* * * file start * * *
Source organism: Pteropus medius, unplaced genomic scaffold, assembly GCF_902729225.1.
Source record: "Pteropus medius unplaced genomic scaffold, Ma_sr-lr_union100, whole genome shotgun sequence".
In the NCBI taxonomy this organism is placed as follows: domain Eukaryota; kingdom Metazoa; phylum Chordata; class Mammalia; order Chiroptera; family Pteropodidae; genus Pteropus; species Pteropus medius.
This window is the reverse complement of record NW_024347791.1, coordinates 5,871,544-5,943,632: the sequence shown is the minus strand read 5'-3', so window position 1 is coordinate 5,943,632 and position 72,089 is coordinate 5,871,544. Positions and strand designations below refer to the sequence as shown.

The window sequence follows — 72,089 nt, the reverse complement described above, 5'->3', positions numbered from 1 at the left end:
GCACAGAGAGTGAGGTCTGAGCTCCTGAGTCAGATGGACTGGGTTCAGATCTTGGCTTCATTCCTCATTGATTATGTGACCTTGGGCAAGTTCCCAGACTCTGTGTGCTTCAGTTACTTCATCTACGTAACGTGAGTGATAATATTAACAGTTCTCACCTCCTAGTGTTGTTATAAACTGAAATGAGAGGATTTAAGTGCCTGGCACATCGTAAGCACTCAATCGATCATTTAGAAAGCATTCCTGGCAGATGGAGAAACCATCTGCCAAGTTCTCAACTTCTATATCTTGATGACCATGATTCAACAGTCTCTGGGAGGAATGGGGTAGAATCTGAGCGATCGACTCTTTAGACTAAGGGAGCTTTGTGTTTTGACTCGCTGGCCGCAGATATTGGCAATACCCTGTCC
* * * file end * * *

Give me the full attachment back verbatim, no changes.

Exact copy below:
Source organism: Pteropus medius, unplaced genomic scaffold, assembly GCF_902729225.1.
Source record: "Pteropus medius unplaced genomic scaffold, Ma_sr-lr_union100, whole genome shotgun sequence".
In the NCBI taxonomy this organism is placed as follows: domain Eukaryota; kingdom Metazoa; phylum Chordata; class Mammalia; order Chiroptera; family Pteropodidae; genus Pteropus; species Pteropus medius.
This window is the reverse complement of record NW_024347791.1, coordinates 5,871,544-5,943,632: the sequence shown is the minus strand read 5'-3', so window position 1 is coordinate 5,943,632 and position 72,089 is coordinate 5,871,544. Positions and strand designations below refer to the sequence as shown.

The window sequence follows — 72,089 nt, the reverse complement described above, 5'->3', positions numbered from 1 at the left end:
GCACAGAGAGTGAGGTCTGAGCTCCTGAGTCAGATGGACTGGGTTCAGATCTTGGCTTCATTCCTCATTGATTATGTGACCTTGGGCAAGTTCCCAGACTCTGTGTGCTTCAGTTACTTCATCTACGTAACGTGAGTGATAATATTAACAGTTCTCACCTCCTAGTGTTGTTATAAACTGAAATGAGAGGATTTAAGTGCCTGGCACATCGTAAGCACTCAATCGATCATTTAGAAAGCATTCCTGGCAGATGGAGAAACCATCTGCCAAGTTCTCAACTTCTATATCTTGATGACCATGATTCAACAGTCTCTGGGAGGAATGGGGTAGAATCTGAGCGATCGACTCTTTAGACTAAGGGAGCTTTGTGTTTTGACTCGCTGGCCGCAGATATTGGCAATACCCTGTCC